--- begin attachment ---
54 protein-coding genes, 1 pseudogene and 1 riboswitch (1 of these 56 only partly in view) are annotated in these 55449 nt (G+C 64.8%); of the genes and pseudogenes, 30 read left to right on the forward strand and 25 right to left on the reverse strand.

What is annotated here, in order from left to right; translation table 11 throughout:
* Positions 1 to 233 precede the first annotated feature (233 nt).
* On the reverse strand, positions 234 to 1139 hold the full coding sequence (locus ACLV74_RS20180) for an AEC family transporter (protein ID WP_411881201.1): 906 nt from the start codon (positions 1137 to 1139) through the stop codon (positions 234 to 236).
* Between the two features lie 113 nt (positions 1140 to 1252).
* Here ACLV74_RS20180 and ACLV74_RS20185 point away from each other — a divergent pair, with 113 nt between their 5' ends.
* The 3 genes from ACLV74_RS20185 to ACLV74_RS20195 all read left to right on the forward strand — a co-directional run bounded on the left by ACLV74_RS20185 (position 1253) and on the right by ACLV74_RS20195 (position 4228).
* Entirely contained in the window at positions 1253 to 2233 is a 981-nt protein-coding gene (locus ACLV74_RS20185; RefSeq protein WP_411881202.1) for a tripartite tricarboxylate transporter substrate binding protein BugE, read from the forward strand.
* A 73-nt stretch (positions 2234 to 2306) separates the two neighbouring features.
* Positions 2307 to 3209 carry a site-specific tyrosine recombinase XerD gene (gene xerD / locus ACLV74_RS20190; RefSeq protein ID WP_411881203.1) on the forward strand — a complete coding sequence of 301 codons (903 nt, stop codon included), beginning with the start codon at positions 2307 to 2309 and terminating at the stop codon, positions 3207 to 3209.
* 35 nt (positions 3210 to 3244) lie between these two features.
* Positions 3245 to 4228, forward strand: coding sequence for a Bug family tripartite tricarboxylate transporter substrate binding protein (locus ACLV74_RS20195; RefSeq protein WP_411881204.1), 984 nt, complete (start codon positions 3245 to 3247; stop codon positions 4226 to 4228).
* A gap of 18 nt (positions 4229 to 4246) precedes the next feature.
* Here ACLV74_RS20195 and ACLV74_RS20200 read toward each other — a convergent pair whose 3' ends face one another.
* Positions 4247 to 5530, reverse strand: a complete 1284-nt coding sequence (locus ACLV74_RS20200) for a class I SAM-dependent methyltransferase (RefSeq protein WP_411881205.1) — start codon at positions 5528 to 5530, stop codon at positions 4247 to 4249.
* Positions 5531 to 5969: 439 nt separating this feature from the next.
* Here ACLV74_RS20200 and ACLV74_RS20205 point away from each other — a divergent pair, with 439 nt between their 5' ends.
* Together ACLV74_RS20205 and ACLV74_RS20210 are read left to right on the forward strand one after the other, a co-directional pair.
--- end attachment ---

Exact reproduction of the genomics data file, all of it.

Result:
54 protein-coding genes, 1 pseudogene and 1 riboswitch (1 of these 56 only partly in view) are annotated in these 55449 nt (G+C 64.8%); of the genes and pseudogenes, 30 read left to right on the forward strand and 25 right to left on the reverse strand.

What is annotated here, in order from left to right; translation table 11 throughout:
* Positions 1 to 233 precede the first annotated feature (233 nt).
* On the reverse strand, positions 234 to 1139 hold the full coding sequence (locus ACLV74_RS20180) for an AEC family transporter (protein ID WP_411881201.1): 906 nt from the start codon (positions 1137 to 1139) through the stop codon (positions 234 to 236).
* Between the two features lie 113 nt (positions 1140 to 1252).
* Here ACLV74_RS20180 and ACLV74_RS20185 point away from each other — a divergent pair, with 113 nt between their 5' ends.
* The 3 genes from ACLV74_RS20185 to ACLV74_RS20195 all read left to right on the forward strand — a co-directional run bounded on the left by ACLV74_RS20185 (position 1253) and on the right by ACLV74_RS20195 (position 4228).
* Entirely contained in the window at positions 1253 to 2233 is a 981-nt protein-coding gene (locus ACLV74_RS20185; RefSeq protein WP_411881202.1) for a tripartite tricarboxylate transporter substrate binding protein BugE, read from the forward strand.
* A 73-nt stretch (positions 2234 to 2306) separates the two neighbouring features.
* Positions 2307 to 3209 carry a site-specific tyrosine recombinase XerD gene (gene xerD / locus ACLV74_RS20190; RefSeq protein ID WP_411881203.1) on the forward strand — a complete coding sequence of 301 codons (903 nt, stop codon included), beginning with the start codon at positions 2307 to 2309 and terminating at the stop codon, positions 3207 to 3209.
* 35 nt (positions 3210 to 3244) lie between these two features.
* Positions 3245 to 4228, forward strand: coding sequence for a Bug family tripartite tricarboxylate transporter substrate binding protein (locus ACLV74_RS20195; RefSeq protein WP_411881204.1), 984 nt, complete (start codon positions 3245 to 3247; stop codon positions 4226 to 4228).
* A gap of 18 nt (positions 4229 to 4246) precedes the next feature.
* Here ACLV74_RS20195 and ACLV74_RS20200 read toward each other — a convergent pair whose 3' ends face one another.
* Positions 4247 to 5530, reverse strand: a complete 1284-nt coding sequence (locus ACLV74_RS20200) for a class I SAM-dependent methyltransferase (RefSeq protein WP_411881205.1) — start codon at positions 5528 to 5530, stop codon at positions 4247 to 4249.
* Positions 5531 to 5969: 439 nt separating this feature from the next.
* Here ACLV74_RS20200 and ACLV74_RS20205 point away from each other — a divergent pair, with 439 nt between their 5' ends.
* Together ACLV74_RS20205 and ACLV74_RS20210 are read left to right on the forward strand one after the other, a co-directional pair.